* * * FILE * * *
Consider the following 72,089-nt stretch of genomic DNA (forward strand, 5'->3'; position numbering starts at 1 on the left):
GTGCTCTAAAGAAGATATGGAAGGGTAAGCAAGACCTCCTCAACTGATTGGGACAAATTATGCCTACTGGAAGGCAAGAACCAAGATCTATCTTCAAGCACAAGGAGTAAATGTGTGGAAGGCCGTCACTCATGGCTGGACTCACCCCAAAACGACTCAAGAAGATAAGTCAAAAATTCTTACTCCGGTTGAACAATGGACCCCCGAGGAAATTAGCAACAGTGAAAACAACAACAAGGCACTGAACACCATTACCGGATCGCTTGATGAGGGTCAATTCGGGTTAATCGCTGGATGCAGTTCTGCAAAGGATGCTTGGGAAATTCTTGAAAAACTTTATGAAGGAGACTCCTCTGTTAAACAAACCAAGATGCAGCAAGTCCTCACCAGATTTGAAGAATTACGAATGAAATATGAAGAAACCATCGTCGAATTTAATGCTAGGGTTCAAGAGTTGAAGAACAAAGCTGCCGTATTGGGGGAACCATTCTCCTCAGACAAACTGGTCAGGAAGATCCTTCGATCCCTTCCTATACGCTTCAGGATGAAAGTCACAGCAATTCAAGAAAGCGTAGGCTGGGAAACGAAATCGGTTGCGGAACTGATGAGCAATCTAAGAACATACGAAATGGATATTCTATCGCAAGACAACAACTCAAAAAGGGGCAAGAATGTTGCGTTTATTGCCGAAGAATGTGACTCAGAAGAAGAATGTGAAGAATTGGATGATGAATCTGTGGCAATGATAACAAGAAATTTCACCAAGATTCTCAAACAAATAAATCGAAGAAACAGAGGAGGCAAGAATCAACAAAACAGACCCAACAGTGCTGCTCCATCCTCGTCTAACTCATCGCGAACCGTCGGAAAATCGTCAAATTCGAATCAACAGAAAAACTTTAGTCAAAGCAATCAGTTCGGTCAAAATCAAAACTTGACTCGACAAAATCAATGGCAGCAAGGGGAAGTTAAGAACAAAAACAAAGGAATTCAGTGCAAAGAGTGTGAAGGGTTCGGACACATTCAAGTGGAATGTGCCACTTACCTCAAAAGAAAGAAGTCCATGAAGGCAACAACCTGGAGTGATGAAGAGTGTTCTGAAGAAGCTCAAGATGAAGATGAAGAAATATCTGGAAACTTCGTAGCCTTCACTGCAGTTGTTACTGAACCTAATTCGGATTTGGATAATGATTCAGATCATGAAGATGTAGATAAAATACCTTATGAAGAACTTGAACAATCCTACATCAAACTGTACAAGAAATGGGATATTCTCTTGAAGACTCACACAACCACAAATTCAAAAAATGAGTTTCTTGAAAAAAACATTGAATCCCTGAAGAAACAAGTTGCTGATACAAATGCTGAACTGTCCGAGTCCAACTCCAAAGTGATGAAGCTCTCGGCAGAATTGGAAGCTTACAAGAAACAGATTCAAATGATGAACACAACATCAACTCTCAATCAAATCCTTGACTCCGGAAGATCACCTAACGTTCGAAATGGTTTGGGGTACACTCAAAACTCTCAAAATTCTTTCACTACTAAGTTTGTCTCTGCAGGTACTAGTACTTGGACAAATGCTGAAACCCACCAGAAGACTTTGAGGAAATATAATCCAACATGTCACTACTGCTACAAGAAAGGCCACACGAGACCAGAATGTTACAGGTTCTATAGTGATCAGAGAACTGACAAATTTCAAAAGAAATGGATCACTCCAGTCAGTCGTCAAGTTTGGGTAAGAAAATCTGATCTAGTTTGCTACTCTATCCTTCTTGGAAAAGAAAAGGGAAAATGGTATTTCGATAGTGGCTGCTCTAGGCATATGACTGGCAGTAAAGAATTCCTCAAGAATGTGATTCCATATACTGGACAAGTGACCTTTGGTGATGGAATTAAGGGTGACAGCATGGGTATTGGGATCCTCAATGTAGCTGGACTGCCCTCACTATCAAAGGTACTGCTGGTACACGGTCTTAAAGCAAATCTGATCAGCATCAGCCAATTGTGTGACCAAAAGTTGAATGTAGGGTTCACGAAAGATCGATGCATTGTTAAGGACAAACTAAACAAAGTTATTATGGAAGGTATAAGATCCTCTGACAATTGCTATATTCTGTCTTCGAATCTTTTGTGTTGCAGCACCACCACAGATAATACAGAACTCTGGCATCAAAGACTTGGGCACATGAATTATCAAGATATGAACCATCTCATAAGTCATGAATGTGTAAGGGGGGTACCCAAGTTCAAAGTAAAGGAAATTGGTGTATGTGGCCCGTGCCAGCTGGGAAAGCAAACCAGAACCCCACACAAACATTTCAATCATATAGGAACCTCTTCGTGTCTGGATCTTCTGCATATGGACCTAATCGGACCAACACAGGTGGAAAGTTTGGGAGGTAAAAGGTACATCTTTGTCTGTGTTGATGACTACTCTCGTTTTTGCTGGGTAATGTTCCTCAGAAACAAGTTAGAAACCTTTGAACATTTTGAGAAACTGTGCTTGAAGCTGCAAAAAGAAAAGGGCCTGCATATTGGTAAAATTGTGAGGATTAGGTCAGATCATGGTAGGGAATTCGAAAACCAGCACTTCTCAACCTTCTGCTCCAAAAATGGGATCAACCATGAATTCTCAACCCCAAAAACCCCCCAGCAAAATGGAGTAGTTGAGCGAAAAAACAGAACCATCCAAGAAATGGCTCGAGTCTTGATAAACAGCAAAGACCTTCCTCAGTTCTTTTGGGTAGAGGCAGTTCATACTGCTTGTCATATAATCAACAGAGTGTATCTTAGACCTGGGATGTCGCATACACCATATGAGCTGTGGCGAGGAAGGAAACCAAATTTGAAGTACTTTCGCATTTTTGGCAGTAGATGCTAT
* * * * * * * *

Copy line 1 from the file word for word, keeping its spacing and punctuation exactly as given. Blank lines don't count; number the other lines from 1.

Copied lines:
Consider the following 72,089-nt stretch of genomic DNA (forward strand, 5'->3'; position numbering starts at 1 on the left):